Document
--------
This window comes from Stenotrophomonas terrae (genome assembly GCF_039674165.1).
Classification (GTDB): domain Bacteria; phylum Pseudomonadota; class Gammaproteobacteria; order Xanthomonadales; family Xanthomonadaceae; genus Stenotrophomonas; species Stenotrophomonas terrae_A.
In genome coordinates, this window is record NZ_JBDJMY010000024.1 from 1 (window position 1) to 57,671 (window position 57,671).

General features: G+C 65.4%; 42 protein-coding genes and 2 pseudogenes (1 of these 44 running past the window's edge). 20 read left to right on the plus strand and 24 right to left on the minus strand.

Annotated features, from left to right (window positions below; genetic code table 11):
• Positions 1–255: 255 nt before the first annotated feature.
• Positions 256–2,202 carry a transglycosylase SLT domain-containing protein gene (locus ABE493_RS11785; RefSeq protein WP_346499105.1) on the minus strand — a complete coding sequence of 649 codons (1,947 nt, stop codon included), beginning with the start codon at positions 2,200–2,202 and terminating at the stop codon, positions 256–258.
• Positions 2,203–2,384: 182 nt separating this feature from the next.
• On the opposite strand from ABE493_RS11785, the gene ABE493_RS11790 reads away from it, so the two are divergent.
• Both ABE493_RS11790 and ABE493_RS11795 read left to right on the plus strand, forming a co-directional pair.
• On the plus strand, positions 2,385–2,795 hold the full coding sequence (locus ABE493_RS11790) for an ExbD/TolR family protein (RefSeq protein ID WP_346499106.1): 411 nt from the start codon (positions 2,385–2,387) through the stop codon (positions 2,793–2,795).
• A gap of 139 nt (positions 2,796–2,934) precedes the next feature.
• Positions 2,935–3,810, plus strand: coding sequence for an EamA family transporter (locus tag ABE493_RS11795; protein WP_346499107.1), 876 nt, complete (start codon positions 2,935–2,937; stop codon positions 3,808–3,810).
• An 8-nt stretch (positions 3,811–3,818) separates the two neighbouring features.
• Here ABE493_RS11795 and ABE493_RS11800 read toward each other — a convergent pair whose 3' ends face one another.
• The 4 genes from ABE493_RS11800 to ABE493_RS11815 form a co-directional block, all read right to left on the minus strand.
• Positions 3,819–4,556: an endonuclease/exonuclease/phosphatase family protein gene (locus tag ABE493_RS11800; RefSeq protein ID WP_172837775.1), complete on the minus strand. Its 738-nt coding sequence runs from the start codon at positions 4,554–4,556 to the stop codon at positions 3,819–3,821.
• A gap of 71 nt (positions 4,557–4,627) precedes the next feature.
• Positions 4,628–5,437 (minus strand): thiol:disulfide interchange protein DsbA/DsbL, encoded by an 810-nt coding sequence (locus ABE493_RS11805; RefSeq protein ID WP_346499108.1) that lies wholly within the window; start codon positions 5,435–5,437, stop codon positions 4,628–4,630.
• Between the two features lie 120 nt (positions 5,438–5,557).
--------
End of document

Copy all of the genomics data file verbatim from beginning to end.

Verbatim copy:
This window comes from Stenotrophomonas terrae (genome assembly GCF_039674165.1).
Classification (GTDB): domain Bacteria; phylum Pseudomonadota; class Gammaproteobacteria; order Xanthomonadales; family Xanthomonadaceae; genus Stenotrophomonas; species Stenotrophomonas terrae_A.
In genome coordinates, this window is record NZ_JBDJMY010000024.1 from 1 (window position 1) to 57,671 (window position 57,671).

General features: G+C 65.4%; 42 protein-coding genes and 2 pseudogenes (1 of these 44 running past the window's edge). 20 read left to right on the plus strand and 24 right to left on the minus strand.

Annotated features, from left to right (window positions below; genetic code table 11):
• Positions 1–255: 255 nt before the first annotated feature.
• Positions 256–2,202 carry a transglycosylase SLT domain-containing protein gene (locus ABE493_RS11785; RefSeq protein WP_346499105.1) on the minus strand — a complete coding sequence of 649 codons (1,947 nt, stop codon included), beginning with the start codon at positions 2,200–2,202 and terminating at the stop codon, positions 256–258.
• Positions 2,203–2,384: 182 nt separating this feature from the next.
• On the opposite strand from ABE493_RS11785, the gene ABE493_RS11790 reads away from it, so the two are divergent.
• Both ABE493_RS11790 and ABE493_RS11795 read left to right on the plus strand, forming a co-directional pair.
• On the plus strand, positions 2,385–2,795 hold the full coding sequence (locus ABE493_RS11790) for an ExbD/TolR family protein (RefSeq protein ID WP_346499106.1): 411 nt from the start codon (positions 2,385–2,387) through the stop codon (positions 2,793–2,795).
• A gap of 139 nt (positions 2,796–2,934) precedes the next feature.
• Positions 2,935–3,810, plus strand: coding sequence for an EamA family transporter (locus tag ABE493_RS11795; protein WP_346499107.1), 876 nt, complete (start codon positions 2,935–2,937; stop codon positions 3,808–3,810).
• An 8-nt stretch (positions 3,811–3,818) separates the two neighbouring features.
• Here ABE493_RS11795 and ABE493_RS11800 read toward each other — a convergent pair whose 3' ends face one another.
• The 4 genes from ABE493_RS11800 to ABE493_RS11815 form a co-directional block, all read right to left on the minus strand.
• Positions 3,819–4,556: an endonuclease/exonuclease/phosphatase family protein gene (locus tag ABE493_RS11800; RefSeq protein ID WP_172837775.1), complete on the minus strand. Its 738-nt coding sequence runs from the start codon at positions 4,554–4,556 to the stop codon at positions 3,819–3,821.
• A gap of 71 nt (positions 4,557–4,627) precedes the next feature.
• Positions 4,628–5,437 (minus strand): thiol:disulfide interchange protein DsbA/DsbL, encoded by an 810-nt coding sequence (locus ABE493_RS11805; RefSeq protein ID WP_346499108.1) that lies wholly within the window; start codon positions 5,435–5,437, stop codon positions 4,628–4,630.
• Between the two features lie 120 nt (positions 5,438–5,557).